I am currently a software engineer on the Google Surveys team, which provides a platform to get opinions from the internet population.
My previous team at Google was Google Shopping, or Product Listing Ads (PLA). I was on the UI team, where we were responsible for the product ads shown on google.com. If you've ever searched for a product on Google, you've seen the shopping ads. One of my biggest launches was a revamp of the product entity card (see image).
I gave a talk at the 2019 PyBay (Python in the Bay Area) conference about creating 3D models using Python. Inspired by the book cover of Godel, Escher, Bach, I wanted to programmatically create 3D letter blocks (see these prints). This talk goes throught that process and some basic 3D modeling, ending with a crazy Rube Goldberg-esque web project that Eyal and I made for the talk.
How are people's interests related? By exploring people's interests from LinkedIn profiles, we have created an interest graph to understand these relationships. The graph nodes are interests (hiking, painting, design), color-coded by category. Links between nodes appear when interests co-occur in multiple profiles. By looking at the graph, we can see which interests are more commonly shared among people, and whether these interests are in the same category (that is, similar to each other). This allows us to form hypotheses about how and why certain interests co-occur more often than others, and measure the diversity of a person's interests.
This was my thesis for my Master's degree from the MIT Media Lab.
What if you could see what the past looked like from where you are standing? What if you could relive any event that happened at your current location? Rather than just reading about an event, we want to be immersed in it and experience it ourselves. Ghosts of the Past allows you to create, save, and geotag panoramic canopies. Anyone who subsequently visits that space can see what you have seen, joining with you to create time-lapsed socialization. Since each canopy is time-stamped and geotagged, it gives the user an anchor in space while they explore history. Any event, special or mundane, can be captured for anyone in the same location to view. QR codes are posted in building locations with an active canopy.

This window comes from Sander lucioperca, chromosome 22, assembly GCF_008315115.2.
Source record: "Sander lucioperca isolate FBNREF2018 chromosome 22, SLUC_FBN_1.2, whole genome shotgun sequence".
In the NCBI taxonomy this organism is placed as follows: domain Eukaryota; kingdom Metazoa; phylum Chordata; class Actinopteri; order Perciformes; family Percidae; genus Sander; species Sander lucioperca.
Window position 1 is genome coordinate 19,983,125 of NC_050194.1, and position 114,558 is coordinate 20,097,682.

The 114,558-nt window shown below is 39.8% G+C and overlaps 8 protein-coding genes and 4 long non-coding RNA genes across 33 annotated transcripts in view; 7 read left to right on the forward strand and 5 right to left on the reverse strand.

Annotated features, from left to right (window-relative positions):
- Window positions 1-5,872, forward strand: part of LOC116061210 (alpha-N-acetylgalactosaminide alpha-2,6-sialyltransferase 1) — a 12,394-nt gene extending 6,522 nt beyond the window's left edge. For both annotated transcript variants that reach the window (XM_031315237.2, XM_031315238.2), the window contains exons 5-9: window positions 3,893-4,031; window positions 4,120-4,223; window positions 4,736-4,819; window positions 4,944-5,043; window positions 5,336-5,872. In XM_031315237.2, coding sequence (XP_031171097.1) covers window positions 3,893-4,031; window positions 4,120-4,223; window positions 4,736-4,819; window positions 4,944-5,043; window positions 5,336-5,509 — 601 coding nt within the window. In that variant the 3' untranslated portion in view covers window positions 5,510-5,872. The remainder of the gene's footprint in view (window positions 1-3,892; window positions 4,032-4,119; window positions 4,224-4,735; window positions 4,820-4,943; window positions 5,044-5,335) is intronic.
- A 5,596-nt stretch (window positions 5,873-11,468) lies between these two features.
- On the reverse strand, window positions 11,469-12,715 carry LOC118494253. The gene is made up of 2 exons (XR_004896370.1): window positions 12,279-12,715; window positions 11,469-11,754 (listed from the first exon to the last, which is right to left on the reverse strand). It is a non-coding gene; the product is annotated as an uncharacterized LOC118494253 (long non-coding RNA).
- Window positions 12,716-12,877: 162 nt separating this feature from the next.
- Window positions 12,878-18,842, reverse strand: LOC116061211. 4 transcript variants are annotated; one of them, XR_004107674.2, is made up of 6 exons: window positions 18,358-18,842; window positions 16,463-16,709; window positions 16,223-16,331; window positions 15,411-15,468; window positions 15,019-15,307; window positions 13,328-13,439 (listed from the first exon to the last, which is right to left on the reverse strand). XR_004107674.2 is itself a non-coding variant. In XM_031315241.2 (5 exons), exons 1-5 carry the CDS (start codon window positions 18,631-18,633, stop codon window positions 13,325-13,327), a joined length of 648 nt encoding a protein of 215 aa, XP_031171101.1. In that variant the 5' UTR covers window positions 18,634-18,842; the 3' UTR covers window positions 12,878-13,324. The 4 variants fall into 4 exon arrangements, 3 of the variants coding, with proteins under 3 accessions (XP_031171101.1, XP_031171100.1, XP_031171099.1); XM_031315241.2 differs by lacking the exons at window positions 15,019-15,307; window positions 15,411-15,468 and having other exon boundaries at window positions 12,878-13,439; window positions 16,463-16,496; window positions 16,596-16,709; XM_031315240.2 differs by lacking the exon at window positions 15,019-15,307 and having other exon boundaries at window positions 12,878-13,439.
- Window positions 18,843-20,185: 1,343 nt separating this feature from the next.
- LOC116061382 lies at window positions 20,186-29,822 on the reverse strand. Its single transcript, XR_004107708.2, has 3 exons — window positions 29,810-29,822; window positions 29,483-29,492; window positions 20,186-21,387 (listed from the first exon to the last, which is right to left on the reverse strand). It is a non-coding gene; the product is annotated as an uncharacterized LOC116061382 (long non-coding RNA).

This project builds a social, location-based information window into the Media Lab using 30 touch-sensitive screens strategically placed throughout the physical complex and at sponsor sites. The idea is get people to talk among themselves about the work that they jointly explore in a public place. We present Lab projects as dynamically connected sets of "charms" that visitors can save, trade, and explore. The Glass Infrastructure demonstrates a framework for an open, integrated IT system and shows new uses for it.
More information about the Glass Infrastructure can be found here.
Online games bring geographically separated people together in a virtual world. Board games bring people together in the physical world. QRtcullis is a game that does both. It is a location-based, multi-player, social game that can be played on any smartphone, tablet, or computer. It is a remix of the fort-explorer genre, updated to have a connection to the physical world through QR code-based markers. Play can be affected by real-world environment factors. Each fort can be populated with various objects that either help or hinder other players. Completing the fort may require solving a maze or other puzzles, answering riddles, or finding answers to questions about the real world. The goal is to find and complete as many forts as possible. QR codes will be placed throughout the Media Lab and on a screen in the Viral Spaces area where you can see and interact with all the players.